STUDENTS and staff at Ripon Grammar School have joined a mass tree-planting campaign to help tackle climate change and improve the environment.
Armed with spades and trowels and clad in wellies and waterproofs, they got together to begin planting 300 trees, including rowan, birch, shrub roses, oak and hawthorn, in the school grounds.
The trees were donated by the Woodland Trust as part of its Big Climate Fightback campaign, which is encouraging hundreds of thousands of people to plant trees around November 30.
Students Lucy Crum, Martha Jones, Beatrice Webster and Freya Haigh said they were proud to join together with others all over the UK to help make our country a greener and healthier place.
Freya, 11, from Ripon, hopes lots of people will take part: “There should be a lot more trees in Ripon. The more we plant, the bigger difference it will make to the area and it’s also good for the planet.”
Beatrice, 11, from Ripon, said she was glad to have the chance to join in the campaign: “Why should we waste our time when we could be doing something helpful like this?”
Headmaster Jonathan Webb said the trees, which soak up carbon dioxide and deliver oxygen, were a natural solution but not the only one: “This is just part of our ongoing commitment to a better environment.
“We are also doing our bit to reduce our carbon footprint, shrinking our electricity wattage use by a quarter, thanks to the installation of LED lights, and we’re moving towards a plastic-free environment as we phase out all single-use throwaway plastic in school.”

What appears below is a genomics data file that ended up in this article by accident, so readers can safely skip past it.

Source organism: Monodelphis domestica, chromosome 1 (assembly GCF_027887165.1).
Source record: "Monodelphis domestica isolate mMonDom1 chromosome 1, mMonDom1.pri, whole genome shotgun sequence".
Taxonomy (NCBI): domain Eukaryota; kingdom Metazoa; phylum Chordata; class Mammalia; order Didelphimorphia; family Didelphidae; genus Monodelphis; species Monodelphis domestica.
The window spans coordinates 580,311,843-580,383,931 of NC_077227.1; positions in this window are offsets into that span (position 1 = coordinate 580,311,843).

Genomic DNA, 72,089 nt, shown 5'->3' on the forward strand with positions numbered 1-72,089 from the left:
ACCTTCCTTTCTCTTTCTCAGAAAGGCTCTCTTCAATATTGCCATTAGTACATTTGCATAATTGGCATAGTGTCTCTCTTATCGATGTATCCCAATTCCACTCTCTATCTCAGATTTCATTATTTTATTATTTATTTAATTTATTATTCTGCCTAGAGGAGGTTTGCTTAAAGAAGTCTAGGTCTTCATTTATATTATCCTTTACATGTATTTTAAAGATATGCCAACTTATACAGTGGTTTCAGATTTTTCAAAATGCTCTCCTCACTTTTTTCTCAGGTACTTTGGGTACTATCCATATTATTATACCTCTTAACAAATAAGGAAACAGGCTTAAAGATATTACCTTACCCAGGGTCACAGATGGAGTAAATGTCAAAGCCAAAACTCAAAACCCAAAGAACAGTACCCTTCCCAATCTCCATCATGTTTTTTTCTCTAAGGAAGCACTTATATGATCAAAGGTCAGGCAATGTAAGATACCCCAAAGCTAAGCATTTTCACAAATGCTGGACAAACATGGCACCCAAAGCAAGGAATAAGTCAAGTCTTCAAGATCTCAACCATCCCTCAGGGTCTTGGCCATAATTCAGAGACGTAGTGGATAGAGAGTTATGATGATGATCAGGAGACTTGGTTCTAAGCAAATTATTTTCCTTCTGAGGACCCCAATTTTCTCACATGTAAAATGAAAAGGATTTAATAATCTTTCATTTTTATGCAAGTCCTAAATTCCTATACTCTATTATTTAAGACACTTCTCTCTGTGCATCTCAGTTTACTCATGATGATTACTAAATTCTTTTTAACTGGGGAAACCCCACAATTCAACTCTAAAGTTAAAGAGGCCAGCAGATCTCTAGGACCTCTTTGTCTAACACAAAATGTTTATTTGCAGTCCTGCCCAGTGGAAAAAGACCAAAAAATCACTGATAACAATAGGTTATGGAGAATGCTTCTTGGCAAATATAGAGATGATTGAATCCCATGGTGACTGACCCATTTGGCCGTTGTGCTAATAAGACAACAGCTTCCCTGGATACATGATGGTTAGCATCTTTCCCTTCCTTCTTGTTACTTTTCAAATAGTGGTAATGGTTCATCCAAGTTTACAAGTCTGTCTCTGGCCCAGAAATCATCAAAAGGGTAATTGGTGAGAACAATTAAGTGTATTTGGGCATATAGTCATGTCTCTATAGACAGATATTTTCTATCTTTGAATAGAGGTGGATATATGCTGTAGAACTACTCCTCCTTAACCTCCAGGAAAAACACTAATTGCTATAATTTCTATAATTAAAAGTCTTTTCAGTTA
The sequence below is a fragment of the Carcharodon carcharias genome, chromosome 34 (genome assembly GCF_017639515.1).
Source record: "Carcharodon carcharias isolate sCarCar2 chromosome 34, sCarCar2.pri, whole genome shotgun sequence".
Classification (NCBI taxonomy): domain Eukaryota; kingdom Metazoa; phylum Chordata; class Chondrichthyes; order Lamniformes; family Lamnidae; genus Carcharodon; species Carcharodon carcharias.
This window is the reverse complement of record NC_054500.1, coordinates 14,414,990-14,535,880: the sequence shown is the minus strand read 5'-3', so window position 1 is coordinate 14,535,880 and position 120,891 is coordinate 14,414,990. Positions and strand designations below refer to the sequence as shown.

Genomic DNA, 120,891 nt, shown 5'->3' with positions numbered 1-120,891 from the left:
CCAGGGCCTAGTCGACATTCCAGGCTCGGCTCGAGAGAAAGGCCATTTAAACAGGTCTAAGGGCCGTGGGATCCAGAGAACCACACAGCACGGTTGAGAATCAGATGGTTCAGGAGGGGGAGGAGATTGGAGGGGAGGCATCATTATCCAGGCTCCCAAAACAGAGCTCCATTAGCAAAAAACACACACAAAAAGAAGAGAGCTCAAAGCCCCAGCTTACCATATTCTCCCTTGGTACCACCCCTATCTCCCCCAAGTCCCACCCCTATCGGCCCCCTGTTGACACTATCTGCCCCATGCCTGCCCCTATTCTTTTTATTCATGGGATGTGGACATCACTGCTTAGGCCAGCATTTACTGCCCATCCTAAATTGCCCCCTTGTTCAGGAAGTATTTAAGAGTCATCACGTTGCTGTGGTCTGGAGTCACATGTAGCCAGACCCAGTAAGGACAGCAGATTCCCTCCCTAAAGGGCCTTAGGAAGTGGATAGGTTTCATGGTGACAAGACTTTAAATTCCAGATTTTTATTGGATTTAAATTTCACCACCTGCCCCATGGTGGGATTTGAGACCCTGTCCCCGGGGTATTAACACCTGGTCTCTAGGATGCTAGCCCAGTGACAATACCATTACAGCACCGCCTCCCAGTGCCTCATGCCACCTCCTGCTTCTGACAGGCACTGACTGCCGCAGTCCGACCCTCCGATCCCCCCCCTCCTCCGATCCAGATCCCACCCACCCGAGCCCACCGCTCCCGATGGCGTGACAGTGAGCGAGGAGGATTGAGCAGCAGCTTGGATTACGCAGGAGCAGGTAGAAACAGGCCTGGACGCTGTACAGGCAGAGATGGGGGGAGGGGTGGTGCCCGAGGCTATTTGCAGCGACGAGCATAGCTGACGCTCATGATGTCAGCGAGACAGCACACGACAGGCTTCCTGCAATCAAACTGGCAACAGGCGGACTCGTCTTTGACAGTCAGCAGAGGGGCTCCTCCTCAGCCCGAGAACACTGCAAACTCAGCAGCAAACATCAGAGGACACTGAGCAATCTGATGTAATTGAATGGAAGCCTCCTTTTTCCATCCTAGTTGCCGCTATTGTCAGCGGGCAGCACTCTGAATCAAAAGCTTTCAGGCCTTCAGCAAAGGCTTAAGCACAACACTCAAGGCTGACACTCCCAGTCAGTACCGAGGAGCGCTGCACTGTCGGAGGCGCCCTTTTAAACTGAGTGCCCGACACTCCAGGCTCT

Lucy, 14, from Ripon, said she was enthusiastic about what RGS was doing: “It’s our world. We’re going to have to live in it and need to try to fix it a little bit, at least do something to help.”
Martha, 11, from Burton Leonard, agreed: “It’s good for young people to get involved. We need to take part in this. We are the next generation and our world is not going to be a very nice place if we don’t take care of it.”
The Woodland Trust estimates close to a million trees will be planted all over the country during the campaign.
Darren Moorcroft, the conservation charity’s chief executive, said the campaign aimed to give people of all ages, wherever they lived, a simple way to make a difference on climate change by planting a tree: “Since we launched the Big Climate Fightback the response has been remarkable.”
The campaign aims to reverse the low planting rates of new trees, with England seeing just 1,420 hectares (3,500 acres) of woodland created in the past year, against a Government ambition of 5,000 a year (12,000 acres).
The Government’s advisory Committee on Climate Change has warned there must be dramatic increases in planting rates to help meet legal targets to end the UK’s contribution to climate change by 2050.